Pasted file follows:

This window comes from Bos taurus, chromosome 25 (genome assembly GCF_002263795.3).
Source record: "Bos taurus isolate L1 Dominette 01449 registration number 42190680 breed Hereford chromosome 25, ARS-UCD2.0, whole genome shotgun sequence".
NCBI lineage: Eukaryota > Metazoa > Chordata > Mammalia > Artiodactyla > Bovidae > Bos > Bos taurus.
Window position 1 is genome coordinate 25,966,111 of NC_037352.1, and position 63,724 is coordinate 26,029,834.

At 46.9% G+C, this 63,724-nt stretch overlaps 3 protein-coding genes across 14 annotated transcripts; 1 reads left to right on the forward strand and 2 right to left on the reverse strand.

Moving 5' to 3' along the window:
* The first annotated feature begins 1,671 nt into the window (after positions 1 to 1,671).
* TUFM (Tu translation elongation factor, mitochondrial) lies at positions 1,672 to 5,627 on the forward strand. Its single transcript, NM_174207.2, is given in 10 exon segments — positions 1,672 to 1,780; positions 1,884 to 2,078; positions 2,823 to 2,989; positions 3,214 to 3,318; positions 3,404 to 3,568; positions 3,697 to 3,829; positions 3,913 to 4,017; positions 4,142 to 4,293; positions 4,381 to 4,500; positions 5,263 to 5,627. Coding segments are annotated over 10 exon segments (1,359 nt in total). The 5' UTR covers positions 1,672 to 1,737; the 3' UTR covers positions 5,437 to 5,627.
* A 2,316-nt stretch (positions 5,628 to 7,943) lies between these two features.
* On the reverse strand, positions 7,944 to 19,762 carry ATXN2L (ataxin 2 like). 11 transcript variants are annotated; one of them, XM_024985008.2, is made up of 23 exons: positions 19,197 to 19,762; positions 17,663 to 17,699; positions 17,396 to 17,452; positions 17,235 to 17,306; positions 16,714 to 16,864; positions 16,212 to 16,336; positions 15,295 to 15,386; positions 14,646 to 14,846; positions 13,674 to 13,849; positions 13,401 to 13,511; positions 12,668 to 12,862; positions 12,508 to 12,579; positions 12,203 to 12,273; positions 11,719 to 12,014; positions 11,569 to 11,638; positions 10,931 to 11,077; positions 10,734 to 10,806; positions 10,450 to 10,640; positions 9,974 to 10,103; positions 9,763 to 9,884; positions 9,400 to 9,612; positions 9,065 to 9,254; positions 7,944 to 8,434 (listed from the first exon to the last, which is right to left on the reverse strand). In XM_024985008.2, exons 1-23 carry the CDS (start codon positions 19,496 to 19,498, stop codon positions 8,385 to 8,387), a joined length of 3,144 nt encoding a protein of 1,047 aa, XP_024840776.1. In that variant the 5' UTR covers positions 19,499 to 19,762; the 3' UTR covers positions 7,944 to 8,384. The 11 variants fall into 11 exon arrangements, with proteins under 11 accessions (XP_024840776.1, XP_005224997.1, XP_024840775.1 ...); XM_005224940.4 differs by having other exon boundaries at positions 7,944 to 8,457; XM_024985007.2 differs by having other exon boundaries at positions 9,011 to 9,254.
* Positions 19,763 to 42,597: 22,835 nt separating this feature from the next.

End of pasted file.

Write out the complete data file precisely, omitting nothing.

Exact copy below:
This window comes from Bos taurus, chromosome 25 (genome assembly GCF_002263795.3).
Source record: "Bos taurus isolate L1 Dominette 01449 registration number 42190680 breed Hereford chromosome 25, ARS-UCD2.0, whole genome shotgun sequence".
NCBI lineage: Eukaryota > Metazoa > Chordata > Mammalia > Artiodactyla > Bovidae > Bos > Bos taurus.
Window position 1 is genome coordinate 25,966,111 of NC_037352.1, and position 63,724 is coordinate 26,029,834.

At 46.9% G+C, this 63,724-nt stretch overlaps 3 protein-coding genes across 14 annotated transcripts; 1 reads left to right on the forward strand and 2 right to left on the reverse strand.

Moving 5' to 3' along the window:
* The first annotated feature begins 1,671 nt into the window (after positions 1 to 1,671).
* TUFM (Tu translation elongation factor, mitochondrial) lies at positions 1,672 to 5,627 on the forward strand. Its single transcript, NM_174207.2, is given in 10 exon segments — positions 1,672 to 1,780; positions 1,884 to 2,078; positions 2,823 to 2,989; positions 3,214 to 3,318; positions 3,404 to 3,568; positions 3,697 to 3,829; positions 3,913 to 4,017; positions 4,142 to 4,293; positions 4,381 to 4,500; positions 5,263 to 5,627. Coding segments are annotated over 10 exon segments (1,359 nt in total). The 5' UTR covers positions 1,672 to 1,737; the 3' UTR covers positions 5,437 to 5,627.
* A 2,316-nt stretch (positions 5,628 to 7,943) lies between these two features.
* On the reverse strand, positions 7,944 to 19,762 carry ATXN2L (ataxin 2 like). 11 transcript variants are annotated; one of them, XM_024985008.2, is made up of 23 exons: positions 19,197 to 19,762; positions 17,663 to 17,699; positions 17,396 to 17,452; positions 17,235 to 17,306; positions 16,714 to 16,864; positions 16,212 to 16,336; positions 15,295 to 15,386; positions 14,646 to 14,846; positions 13,674 to 13,849; positions 13,401 to 13,511; positions 12,668 to 12,862; positions 12,508 to 12,579; positions 12,203 to 12,273; positions 11,719 to 12,014; positions 11,569 to 11,638; positions 10,931 to 11,077; positions 10,734 to 10,806; positions 10,450 to 10,640; positions 9,974 to 10,103; positions 9,763 to 9,884; positions 9,400 to 9,612; positions 9,065 to 9,254; positions 7,944 to 8,434 (listed from the first exon to the last, which is right to left on the reverse strand). In XM_024985008.2, exons 1-23 carry the CDS (start codon positions 19,496 to 19,498, stop codon positions 8,385 to 8,387), a joined length of 3,144 nt encoding a protein of 1,047 aa, XP_024840776.1. In that variant the 5' UTR covers positions 19,499 to 19,762; the 3' UTR covers positions 7,944 to 8,384. The 11 variants fall into 11 exon arrangements, with proteins under 11 accessions (XP_024840776.1, XP_005224997.1, XP_024840775.1 ...); XM_005224940.4 differs by having other exon boundaries at positions 7,944 to 8,457; XM_024985007.2 differs by having other exon boundaries at positions 9,011 to 9,254.
* Positions 19,763 to 42,597: 22,835 nt separating this feature from the next.